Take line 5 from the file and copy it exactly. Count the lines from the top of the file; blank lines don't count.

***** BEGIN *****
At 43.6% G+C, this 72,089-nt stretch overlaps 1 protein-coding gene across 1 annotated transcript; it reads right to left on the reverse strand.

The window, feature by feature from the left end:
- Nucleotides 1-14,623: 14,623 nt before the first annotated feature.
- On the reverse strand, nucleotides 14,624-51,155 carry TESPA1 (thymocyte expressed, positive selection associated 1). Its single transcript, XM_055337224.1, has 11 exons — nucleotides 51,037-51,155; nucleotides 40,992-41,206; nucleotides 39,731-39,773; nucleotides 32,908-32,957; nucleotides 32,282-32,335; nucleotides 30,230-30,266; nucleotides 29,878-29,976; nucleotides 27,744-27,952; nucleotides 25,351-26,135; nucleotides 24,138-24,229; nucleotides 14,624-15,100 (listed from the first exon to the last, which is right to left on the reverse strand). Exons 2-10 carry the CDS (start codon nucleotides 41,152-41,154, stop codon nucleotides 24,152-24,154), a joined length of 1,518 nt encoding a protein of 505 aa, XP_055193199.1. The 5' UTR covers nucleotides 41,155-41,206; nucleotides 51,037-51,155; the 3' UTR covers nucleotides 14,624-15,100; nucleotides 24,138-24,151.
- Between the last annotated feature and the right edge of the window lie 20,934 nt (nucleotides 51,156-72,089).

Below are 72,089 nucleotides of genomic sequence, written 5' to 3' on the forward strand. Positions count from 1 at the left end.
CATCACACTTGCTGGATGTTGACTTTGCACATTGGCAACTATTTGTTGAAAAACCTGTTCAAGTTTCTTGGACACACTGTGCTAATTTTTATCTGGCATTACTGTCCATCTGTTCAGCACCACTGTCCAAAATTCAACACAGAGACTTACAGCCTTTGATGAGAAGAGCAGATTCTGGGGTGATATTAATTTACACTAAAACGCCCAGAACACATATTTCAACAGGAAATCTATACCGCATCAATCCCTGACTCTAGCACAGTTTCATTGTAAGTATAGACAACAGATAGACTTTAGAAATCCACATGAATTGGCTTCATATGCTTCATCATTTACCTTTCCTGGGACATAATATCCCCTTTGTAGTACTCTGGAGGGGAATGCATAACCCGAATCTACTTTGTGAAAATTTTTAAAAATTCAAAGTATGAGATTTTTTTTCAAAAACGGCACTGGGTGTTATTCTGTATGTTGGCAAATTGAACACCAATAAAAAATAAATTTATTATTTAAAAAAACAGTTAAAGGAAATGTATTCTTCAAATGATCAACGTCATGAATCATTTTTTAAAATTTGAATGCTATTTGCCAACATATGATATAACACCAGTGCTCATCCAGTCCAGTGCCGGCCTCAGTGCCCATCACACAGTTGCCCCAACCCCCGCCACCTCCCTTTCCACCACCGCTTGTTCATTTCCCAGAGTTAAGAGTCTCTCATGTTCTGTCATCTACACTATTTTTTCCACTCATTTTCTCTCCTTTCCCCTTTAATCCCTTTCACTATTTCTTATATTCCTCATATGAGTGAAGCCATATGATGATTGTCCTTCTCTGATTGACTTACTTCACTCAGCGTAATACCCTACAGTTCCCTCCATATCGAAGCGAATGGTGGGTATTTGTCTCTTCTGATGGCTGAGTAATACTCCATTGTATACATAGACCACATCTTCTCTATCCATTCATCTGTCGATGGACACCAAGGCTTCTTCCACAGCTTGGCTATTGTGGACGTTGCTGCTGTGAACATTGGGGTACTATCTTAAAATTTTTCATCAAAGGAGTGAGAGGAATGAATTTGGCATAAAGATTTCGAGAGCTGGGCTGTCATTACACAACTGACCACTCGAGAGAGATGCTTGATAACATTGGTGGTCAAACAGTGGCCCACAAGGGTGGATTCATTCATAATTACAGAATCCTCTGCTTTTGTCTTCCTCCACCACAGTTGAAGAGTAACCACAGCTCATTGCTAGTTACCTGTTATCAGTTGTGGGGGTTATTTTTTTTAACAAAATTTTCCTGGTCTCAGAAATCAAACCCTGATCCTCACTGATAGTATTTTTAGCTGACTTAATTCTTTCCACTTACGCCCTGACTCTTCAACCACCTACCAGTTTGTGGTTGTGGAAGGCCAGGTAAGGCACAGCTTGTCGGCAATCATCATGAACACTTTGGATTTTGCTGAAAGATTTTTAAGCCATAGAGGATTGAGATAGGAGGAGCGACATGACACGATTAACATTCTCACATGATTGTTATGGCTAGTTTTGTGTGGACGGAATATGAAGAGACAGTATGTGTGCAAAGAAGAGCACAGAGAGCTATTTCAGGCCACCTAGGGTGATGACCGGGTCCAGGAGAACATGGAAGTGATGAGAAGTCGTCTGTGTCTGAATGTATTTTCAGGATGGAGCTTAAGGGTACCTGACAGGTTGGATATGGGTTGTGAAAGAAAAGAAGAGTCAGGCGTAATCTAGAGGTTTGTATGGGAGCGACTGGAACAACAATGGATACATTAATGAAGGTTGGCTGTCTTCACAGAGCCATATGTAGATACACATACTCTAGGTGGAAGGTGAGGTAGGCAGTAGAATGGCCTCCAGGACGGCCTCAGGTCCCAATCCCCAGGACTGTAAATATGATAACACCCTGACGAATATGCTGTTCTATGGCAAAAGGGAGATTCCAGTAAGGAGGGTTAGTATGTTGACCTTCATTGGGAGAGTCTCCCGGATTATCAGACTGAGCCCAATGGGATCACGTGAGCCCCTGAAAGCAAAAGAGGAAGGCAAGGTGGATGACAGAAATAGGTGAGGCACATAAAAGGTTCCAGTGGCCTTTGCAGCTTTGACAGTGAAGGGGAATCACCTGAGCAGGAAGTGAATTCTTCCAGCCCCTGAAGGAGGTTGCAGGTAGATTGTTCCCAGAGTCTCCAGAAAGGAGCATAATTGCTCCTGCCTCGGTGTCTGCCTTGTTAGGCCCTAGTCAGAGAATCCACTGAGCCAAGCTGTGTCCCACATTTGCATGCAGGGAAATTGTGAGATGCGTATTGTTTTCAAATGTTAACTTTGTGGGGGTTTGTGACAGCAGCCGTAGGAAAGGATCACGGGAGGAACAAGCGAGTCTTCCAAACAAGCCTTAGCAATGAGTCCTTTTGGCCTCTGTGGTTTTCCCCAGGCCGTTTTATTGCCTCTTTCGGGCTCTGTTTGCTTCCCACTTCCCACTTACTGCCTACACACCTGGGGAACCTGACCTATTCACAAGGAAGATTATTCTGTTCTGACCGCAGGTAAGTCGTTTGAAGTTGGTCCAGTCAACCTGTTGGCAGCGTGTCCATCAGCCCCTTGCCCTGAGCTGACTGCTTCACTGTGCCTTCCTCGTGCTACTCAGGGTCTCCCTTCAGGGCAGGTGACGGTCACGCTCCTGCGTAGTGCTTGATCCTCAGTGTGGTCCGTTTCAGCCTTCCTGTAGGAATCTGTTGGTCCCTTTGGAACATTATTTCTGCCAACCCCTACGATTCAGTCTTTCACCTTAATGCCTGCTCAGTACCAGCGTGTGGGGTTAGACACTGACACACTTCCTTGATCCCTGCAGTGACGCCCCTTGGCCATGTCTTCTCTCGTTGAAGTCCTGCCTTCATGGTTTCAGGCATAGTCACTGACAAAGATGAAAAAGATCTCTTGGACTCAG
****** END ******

- Between the last annotated feature and the right edge of the window lie 20,934 nt (nucleotides 51,156-72,089).